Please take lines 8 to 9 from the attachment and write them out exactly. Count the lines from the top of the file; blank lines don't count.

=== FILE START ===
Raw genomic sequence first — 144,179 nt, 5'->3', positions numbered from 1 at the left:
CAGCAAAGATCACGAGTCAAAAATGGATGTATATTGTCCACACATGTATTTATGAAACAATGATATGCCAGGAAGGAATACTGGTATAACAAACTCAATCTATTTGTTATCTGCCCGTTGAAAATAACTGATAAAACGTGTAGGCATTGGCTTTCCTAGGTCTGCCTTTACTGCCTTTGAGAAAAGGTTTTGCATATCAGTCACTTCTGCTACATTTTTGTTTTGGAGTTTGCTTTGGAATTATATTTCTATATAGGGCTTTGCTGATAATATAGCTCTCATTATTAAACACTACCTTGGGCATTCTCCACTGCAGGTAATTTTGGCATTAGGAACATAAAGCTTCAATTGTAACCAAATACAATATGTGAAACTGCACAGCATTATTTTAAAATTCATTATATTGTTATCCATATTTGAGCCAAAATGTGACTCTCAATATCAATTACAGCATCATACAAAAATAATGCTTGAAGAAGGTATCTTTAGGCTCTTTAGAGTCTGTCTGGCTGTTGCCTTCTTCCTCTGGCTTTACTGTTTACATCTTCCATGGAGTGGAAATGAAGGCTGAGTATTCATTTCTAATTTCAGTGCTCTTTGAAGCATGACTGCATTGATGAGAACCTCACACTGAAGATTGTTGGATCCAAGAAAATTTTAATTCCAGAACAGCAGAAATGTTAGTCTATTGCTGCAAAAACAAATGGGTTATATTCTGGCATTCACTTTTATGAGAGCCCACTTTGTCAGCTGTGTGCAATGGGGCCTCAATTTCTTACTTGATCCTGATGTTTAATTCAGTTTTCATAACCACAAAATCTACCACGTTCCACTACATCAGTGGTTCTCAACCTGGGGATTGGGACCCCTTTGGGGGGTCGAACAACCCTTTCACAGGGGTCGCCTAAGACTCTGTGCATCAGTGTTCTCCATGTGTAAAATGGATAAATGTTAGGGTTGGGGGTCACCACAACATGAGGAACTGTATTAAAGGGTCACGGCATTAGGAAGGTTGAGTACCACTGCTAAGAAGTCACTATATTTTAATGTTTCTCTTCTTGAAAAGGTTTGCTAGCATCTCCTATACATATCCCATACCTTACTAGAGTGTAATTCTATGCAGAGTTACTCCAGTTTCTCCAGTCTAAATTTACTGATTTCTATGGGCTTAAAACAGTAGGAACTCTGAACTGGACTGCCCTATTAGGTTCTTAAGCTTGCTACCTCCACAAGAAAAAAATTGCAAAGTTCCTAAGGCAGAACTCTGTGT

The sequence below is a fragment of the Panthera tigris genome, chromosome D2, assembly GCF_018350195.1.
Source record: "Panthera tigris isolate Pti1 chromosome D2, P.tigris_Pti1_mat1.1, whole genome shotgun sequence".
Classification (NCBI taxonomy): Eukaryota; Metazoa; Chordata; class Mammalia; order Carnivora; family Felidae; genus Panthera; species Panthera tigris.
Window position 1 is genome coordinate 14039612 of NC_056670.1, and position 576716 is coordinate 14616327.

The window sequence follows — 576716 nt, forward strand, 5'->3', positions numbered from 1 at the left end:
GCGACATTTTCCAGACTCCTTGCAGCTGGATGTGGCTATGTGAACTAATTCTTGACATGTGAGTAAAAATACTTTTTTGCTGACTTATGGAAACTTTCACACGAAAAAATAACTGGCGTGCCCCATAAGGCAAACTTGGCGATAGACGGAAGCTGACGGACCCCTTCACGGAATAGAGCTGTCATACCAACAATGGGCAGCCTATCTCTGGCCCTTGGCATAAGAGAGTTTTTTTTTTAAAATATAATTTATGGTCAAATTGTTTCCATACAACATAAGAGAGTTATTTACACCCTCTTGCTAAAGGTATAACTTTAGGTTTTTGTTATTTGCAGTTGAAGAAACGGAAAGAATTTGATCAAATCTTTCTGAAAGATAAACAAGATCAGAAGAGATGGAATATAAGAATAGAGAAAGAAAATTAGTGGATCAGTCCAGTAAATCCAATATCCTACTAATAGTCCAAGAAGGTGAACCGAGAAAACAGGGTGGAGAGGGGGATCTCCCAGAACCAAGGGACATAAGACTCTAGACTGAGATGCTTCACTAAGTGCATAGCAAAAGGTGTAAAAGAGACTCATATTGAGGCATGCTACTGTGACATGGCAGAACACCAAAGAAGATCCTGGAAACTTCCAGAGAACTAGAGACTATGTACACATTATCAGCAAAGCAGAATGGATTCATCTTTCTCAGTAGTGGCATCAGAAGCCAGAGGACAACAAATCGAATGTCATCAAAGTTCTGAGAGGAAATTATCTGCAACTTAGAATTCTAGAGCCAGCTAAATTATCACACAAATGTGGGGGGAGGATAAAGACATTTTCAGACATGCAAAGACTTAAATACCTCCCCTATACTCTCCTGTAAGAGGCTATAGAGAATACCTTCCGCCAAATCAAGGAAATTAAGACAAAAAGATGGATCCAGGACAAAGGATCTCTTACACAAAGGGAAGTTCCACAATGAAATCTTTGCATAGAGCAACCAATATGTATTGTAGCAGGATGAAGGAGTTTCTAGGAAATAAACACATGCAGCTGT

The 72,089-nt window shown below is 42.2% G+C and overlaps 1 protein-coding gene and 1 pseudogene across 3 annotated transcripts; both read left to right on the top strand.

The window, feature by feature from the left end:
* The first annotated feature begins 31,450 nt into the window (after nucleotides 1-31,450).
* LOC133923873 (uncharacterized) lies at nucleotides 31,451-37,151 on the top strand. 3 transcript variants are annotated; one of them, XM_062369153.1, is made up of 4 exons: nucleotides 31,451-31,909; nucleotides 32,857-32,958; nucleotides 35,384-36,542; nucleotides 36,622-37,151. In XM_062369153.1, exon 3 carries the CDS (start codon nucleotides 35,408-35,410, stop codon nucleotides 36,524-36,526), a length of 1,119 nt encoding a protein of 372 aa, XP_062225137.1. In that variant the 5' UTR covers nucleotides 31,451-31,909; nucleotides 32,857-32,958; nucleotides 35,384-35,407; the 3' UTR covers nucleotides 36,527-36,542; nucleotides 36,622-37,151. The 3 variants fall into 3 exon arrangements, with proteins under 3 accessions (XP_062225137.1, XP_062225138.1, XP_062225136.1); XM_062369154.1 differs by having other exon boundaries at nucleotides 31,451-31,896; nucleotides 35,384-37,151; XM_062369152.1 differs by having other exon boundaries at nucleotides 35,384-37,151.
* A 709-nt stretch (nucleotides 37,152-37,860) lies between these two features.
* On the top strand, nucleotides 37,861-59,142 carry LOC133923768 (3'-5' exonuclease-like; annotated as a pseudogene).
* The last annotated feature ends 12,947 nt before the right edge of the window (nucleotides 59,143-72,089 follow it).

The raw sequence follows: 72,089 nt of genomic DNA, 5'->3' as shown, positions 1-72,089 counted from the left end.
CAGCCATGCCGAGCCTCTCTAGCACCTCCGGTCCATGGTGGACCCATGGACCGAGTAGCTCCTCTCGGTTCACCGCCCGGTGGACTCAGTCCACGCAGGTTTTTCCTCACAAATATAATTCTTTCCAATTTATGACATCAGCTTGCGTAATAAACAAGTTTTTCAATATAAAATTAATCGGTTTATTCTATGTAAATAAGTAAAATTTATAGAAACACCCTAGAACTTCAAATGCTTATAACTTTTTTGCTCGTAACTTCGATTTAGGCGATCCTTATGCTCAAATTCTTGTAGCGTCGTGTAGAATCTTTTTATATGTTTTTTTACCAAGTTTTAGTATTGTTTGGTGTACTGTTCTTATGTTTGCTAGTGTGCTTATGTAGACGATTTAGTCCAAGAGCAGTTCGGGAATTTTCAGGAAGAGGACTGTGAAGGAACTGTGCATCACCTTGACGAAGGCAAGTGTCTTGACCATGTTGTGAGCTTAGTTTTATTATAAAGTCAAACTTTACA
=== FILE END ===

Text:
GCGACATTTTCCAGACTCCTTGCAGCTGGATGTGGCTATGTGAACTAATTCTTGACATGTGAGTAAAAATACTTTTTTGCTGACTTATGGAAACTTTCACACGAAAAAATAACTGGCGTGCCCCATAAGGCAAACTTGGCGATAGACGGAAGCTGACGGACCCCTTCACGGAATAGAGCTGTCATACCAACAATGGGCAGCCTATCTCTGGCCCTTGGCATAAGAGAGTTTTTTTTTTAAAATATAATTTATGGTCAAATTGTTTCCATACAACATAAGAGAGTTATTTACACCCTCTTGCTAAAGGTATAACTTTAGGTTTTTGTTATTTGCAGTTGAAGAAACGGAAAGAATTTGATCAAATCTTTCTGAAAGATAAACAAGATCAGAAGAGATGGAATATAAGAATAGAGAAAGAAAATTAGTGGATCAGTCCAGTAAATCCAATATCCTACTAATAGTCCAAGAAGGTGAACCGAGAAAACAGGGTGGAGAGGGGGATCTCCCAGAACCAAGGGACATAAGACTCTAGACTGAGATGCTTCACTAAGTGCATAGCAAAAGGTGTAAAAGAGACTCATATTGAGGCATGCTACTGTGACATGGCAGAACACCAAAGAAGATCCTGGAAACTTCCAGAGAACTAGAGACTATGTACACATTATCAGCAAAGCAGAATGGATTCATCTTTCTCAGTAGTGGCATCAGAAGCCAGAGGACAACAAATCGAATGTCATCAAAGTTCTGAGAGGAAATTATCTGCAACTTAGAATTCTAGAGCCAGCTAAATTATCACACAAATGTGGGGGGAGGATAAAGACATTTTCAGACATGCAAAGACTTAAATACCTCCCCTATACTCTCCTGTAAGAGGCTATAGAGAATACCTTCCGCCAAATCAAGGAAATTAAGACAAAAAGATGGATCCAGGACAAAGGATCTCTTACACAAAGGGAAGTTCCACAATGAAATCTTTGCATAGAGCAACCAATATGTATTGTAGCAGGATGAAGGAGTTTCTAGGAAATAAACACATGCAGCTGT

The 72,089-nt window shown below is 42.2% G+C and overlaps 1 protein-coding gene and 1 pseudogene across 3 annotated transcripts; both read left to right on the top strand.